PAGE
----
Brain-bending puzzler Gorogoa is coming to PS4. Creator Jason Roberts considers the power a simple frame (or the lack of one) can convey.
On the occasion of Gorogoa’s upcoming release for PS4, I wanted to share some thoughts about the game. In particular, I’d like to talk about the power of the frame. It’s a subtle thing, but something I’ve thought a lot about while developing the game.
With the notable exception of VR, almost everything we consume is inside a frame, whether that frame is the edge of the TV screen, or the monitor, or the phone, or the movie screen. And we’re generally trained to forget about the frame and what’s outside of it. We want to forget ourselves, the room we’re in, the sorry old world we’re in. The disappearance of the frame is a big part of what we mean by “immersion.” We aim for total suspension of disbelief. Total projection of the mind through the frame.
And if you’re waiting for me to denounce this way of relating to media, I’m not going to! Why would I? It works just fine. But I also think that creatively, the space outside that frame is a huge unexplored frontier–as strange as that might sound at first.
Gorogoa opens with a small framed image of a cityscape, in the middle of an otherwise empty screen. The obvious decision to leave empty space makes the frame visible, and that was done for a reason. The frame itself is part of the message. I find this mysteriously compelling. And I want to poke into that mystery a little.
Consider the poignancy of sitting in a room looking out a window. Whatever you see out there, you’re separated from it. You can’t really reach it or be part of. Only your mind, your imagination, can travel out there. There’s a sweet, very human sadness to that. As I shrink down the frame and expand the space outside the frame, that separation between us and the scene, which we normally try to forget, becomes more apparent. The effect is a slightly more oblique, wistful relationship to the world inside the frame.
When I put a frame around something, it feels like a clue. A spoon is just a spoon, but a framed picture of a spoon is a message. If you’ve ever seen an empty frame hanging on the wall, you may have felt a flash of annoyance, because the power of the frame is being abused. It’s as if someone tapped you on the shoulder to get your attention, but when you turned around they were gone.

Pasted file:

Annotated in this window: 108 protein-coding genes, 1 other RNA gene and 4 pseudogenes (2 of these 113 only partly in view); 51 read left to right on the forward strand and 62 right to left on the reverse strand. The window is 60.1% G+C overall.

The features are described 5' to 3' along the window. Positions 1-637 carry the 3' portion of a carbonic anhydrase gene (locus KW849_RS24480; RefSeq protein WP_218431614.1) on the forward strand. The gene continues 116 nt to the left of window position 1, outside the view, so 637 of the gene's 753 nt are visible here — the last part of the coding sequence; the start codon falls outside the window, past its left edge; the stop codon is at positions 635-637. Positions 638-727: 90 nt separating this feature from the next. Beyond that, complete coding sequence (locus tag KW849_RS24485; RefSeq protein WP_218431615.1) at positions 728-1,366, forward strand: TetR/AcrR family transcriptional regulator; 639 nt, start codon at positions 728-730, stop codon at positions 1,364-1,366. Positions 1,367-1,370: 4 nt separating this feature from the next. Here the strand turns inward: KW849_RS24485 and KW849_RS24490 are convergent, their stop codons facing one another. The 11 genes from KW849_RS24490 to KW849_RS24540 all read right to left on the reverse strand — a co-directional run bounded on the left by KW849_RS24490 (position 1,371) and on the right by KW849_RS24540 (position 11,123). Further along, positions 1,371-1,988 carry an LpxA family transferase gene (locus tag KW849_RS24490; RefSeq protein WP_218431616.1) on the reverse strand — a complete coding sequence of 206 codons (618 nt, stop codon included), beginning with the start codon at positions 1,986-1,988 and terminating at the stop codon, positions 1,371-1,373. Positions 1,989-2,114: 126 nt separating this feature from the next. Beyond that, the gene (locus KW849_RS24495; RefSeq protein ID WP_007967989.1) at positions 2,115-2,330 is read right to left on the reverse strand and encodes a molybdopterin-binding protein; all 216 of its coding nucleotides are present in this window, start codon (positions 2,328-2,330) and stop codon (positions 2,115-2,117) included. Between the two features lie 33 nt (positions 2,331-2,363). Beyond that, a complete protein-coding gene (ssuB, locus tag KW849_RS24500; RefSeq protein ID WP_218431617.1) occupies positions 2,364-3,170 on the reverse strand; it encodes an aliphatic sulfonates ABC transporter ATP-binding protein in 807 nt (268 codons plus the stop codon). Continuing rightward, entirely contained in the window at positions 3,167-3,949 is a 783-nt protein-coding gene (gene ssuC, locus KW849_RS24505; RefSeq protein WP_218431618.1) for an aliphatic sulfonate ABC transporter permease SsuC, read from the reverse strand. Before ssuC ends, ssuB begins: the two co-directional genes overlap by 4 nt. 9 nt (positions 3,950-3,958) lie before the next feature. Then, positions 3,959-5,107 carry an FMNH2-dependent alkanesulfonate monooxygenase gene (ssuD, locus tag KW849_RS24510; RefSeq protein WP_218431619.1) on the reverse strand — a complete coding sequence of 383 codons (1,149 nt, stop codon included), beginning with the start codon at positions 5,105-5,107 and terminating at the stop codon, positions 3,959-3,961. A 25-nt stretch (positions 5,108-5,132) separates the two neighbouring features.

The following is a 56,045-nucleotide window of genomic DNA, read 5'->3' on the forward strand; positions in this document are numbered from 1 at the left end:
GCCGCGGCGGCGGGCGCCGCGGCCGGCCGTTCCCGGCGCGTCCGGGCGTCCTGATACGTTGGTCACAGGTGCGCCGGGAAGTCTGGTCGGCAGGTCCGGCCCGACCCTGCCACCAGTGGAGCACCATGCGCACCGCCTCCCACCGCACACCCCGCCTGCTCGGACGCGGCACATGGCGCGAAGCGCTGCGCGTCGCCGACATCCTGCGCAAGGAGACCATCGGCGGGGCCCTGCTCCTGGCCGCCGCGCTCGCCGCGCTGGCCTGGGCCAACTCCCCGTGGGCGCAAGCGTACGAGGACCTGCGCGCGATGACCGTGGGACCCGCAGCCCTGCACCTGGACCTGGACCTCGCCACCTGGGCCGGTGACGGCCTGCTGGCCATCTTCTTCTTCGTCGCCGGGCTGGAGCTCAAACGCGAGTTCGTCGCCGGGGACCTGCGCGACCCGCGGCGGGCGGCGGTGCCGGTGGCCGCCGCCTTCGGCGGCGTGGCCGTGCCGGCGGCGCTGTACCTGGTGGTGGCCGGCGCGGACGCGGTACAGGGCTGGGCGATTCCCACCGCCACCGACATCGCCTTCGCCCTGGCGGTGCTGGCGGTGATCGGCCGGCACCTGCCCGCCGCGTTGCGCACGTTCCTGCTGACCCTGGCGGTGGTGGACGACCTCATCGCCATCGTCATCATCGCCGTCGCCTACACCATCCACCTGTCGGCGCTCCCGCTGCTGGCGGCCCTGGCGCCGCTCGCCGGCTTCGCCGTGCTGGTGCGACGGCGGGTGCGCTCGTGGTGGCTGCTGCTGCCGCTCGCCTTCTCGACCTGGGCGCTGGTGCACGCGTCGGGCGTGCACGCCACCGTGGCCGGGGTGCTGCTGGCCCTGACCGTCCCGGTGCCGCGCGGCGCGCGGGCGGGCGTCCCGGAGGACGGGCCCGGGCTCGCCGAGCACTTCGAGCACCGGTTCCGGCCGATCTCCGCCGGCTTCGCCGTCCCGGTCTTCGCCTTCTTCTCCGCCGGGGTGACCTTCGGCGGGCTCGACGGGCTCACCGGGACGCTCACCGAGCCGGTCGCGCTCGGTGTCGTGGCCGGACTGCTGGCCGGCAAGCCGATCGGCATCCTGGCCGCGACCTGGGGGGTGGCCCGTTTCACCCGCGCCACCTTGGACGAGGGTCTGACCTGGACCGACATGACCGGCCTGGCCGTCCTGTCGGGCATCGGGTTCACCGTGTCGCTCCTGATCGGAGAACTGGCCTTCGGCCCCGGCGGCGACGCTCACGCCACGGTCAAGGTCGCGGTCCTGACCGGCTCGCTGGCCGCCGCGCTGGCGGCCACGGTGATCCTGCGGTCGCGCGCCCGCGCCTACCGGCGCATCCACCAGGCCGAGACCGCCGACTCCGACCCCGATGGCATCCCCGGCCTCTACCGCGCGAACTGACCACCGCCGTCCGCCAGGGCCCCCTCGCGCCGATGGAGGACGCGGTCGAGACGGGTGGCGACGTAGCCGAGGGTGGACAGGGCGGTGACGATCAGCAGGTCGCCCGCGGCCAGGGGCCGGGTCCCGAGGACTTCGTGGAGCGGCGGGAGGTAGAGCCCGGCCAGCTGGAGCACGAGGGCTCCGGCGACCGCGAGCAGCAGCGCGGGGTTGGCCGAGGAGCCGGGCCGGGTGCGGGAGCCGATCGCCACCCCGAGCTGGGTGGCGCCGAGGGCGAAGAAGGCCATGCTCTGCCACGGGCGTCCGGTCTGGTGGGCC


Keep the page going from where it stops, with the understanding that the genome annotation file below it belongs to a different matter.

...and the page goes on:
A frame is never neutral. It cares what it contains. Someone has chosen what to include and what to exclude. And they’re excluding almost everything. It’s an act of deliberate curation.
Often we see something inside a frame because it is precious. The frame is like a halo. We’ve built a special little box to cradle something valuable. Put a frame around something and it already has some of the feel of a religious icon.
Frames create mystery. How can we look at a frame without wondering what’s beyond the boundaries of what we can see? Maybe we unconsciously lean our head to the side, trying to peek around the edge. By making the empty space outside the frame visible, we emphasize that parts of the world are hidden from us.
And finally, a frame is a prison. Everything inside is boxed up, fenced in. And that creates a tension. Because if we see a prison, we want to see an escape. Even it’s only unconsciously, we want to see the frame broken. We want to see it transcended.
This frame hasn’t even done anything, and it already has all these amazing qualities. Or so it seems to me. And that’s before we even begin combining multiple panels. Once we start assembling framed images, we have a whole wall full of pictures; a whole gallery exhibition.
When we see a collage of images together, our mind fills up with heat lightning, working overtime to trying and find associations between the pictures. It’s like montage in cinema, except laid out on a plane instead of edited in sequence. Why have these images been placed together? Surely there must be some underlying logic, says the mind. Your inner conspiracy theorist starts connecting red strings back and forth.
And that’s before we add interactivity! Gorogoa begins by treating each frame like a separate game window. Within each frame we have the ability to zoom in on different parts of the scene. When we zoom in on an object, we place that object in the frame, as though we’ve chosen to hang a picture of it on our wall. We’re lending that object poignancy; making it into a clue; curating it; showing affection for it; and of course, imprisoning it. Just looking around becomes a much forceful act. This is what I find so compelling about this medium!
As for how these framed panels interact with each other, I don’t even want to spoil that much for people who haven’t played the game. See for yourself!